Anglers aboard the Sum Fun out of Dana Wharf Sportfishing enjoyed a brief but exciting encounter with dorado on Wednesday.
Exotic-looking dorado, or mahi-mahi, are common off Mexico and in the Sea of Cortez, but are rare visitors to Southern California waters. Their presence is generally associated with the warm-water El Niño phenomenon.
But thanks to persistent heat and little wind, sea surface temperatures have increased to 70-plus degrees in some areas off Orange and San Diego Counties.
The Sum Fun was carrying 17 passengers who hooked four dorado and landed only two, weighing about 15 pounds apiece.
But the floating kelp paddy they stopped alongside, about 20 miles off Del Mar, was providing shelter for about 50 dorado, which were easily visible from the boat.
Capt. Brian Woolley said it's common for early-season dorado to be finicky and said his group was fortunate to have put a couple of quality fish aboard. The fish were caught in 70.7-degree water.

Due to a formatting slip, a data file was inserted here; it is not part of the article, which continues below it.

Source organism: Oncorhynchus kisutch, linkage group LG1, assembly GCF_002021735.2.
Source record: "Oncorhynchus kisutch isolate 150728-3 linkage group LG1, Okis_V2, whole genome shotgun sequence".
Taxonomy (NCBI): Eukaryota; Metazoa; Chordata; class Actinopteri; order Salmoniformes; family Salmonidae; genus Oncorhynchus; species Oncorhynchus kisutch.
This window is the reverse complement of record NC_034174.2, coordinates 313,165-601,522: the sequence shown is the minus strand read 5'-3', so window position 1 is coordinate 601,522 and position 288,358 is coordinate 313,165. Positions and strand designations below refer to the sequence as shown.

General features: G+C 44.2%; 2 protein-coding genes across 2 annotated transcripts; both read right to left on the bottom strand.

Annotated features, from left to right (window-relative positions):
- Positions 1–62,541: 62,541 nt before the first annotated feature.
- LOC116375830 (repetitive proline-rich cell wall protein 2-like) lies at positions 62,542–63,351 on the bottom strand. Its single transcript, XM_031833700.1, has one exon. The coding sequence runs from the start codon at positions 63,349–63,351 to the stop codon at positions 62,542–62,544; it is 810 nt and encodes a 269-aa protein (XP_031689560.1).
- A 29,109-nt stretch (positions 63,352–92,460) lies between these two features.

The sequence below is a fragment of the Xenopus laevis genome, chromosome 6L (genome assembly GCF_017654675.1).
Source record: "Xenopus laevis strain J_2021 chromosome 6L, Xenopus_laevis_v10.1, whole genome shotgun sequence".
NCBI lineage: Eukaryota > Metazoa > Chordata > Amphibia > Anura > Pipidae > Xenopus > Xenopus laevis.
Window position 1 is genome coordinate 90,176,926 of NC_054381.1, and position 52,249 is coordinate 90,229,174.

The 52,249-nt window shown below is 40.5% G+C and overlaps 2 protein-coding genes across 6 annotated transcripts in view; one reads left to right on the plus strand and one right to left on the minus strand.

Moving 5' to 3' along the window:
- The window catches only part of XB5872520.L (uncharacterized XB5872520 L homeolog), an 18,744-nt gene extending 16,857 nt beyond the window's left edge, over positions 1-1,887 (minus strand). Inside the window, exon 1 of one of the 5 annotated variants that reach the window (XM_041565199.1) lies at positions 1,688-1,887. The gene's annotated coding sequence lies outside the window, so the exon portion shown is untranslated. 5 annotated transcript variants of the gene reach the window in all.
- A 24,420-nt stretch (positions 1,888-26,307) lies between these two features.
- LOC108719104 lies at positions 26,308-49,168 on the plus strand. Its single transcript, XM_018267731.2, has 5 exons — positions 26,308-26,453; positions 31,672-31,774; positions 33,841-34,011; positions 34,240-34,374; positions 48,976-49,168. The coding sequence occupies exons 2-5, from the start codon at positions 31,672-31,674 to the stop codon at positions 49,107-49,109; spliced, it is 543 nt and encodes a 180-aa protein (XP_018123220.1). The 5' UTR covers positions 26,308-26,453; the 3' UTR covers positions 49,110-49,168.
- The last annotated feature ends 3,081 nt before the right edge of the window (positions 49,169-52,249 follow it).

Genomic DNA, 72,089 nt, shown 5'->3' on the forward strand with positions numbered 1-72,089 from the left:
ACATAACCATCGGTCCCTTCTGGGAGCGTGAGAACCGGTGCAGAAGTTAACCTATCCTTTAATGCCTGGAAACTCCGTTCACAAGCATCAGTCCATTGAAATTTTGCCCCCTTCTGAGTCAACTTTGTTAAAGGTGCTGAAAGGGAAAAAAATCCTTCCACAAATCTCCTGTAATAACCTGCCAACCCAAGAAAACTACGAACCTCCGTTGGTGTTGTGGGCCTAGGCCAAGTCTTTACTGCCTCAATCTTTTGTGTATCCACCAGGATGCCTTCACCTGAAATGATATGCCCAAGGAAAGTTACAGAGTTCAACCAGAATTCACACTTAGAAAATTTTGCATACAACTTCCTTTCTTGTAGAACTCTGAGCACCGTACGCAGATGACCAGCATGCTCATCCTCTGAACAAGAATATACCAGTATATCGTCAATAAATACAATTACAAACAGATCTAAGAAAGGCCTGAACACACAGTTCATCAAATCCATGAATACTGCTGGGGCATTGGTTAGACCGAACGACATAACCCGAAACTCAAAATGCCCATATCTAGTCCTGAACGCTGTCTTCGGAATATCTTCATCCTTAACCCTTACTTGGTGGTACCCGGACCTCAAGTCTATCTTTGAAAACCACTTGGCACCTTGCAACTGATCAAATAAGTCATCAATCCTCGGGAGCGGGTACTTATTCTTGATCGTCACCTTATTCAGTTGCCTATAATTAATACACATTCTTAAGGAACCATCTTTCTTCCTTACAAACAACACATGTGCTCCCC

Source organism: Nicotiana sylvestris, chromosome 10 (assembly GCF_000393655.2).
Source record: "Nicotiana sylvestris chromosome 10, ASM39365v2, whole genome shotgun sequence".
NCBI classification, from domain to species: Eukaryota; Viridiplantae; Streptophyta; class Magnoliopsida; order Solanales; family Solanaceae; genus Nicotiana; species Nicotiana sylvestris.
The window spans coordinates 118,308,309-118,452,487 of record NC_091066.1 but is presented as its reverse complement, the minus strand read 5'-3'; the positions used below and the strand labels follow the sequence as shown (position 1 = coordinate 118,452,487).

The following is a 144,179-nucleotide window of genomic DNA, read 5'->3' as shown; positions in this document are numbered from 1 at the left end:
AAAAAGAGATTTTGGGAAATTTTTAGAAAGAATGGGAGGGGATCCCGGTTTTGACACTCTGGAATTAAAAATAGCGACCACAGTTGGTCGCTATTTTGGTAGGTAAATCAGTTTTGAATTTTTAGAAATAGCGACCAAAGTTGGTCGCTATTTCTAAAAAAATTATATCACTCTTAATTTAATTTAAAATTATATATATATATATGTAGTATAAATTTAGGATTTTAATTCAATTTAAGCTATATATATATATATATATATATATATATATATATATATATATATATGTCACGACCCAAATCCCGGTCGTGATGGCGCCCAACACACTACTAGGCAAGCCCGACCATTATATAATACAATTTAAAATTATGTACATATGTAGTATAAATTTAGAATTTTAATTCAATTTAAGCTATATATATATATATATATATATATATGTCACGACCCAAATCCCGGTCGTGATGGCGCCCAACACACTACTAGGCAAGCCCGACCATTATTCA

Woolley also said anglers aboard private skiffs have made sporadic local dorado catches, so paddy-hopping will become a popular adventure over the coming days and, perhaps, weeks. (Dorado like to gather under floating objects, such as kelp paddies, for cover and because the objects attract smaller fish as a possible food source.)
Dana Wharf's next paddy-hopping trip will be Aug. 15, with another scheduled Aug. 19.
--Image shows angler Robert Beyer (black hat) with one of two dorado caught Wednesday aboard the Sum Fun out of Dana Wharf Sportfishing. Courtesy of the landing
Note: Dana Wharf employee Travis Tompkins on Tuesday caught what might have been the first local dorado of the season, on a private boat, and will share his thoughts on what might develop Thursday night on Phil Friedman Outdoor Radio, which can be heard from 8-10 p.m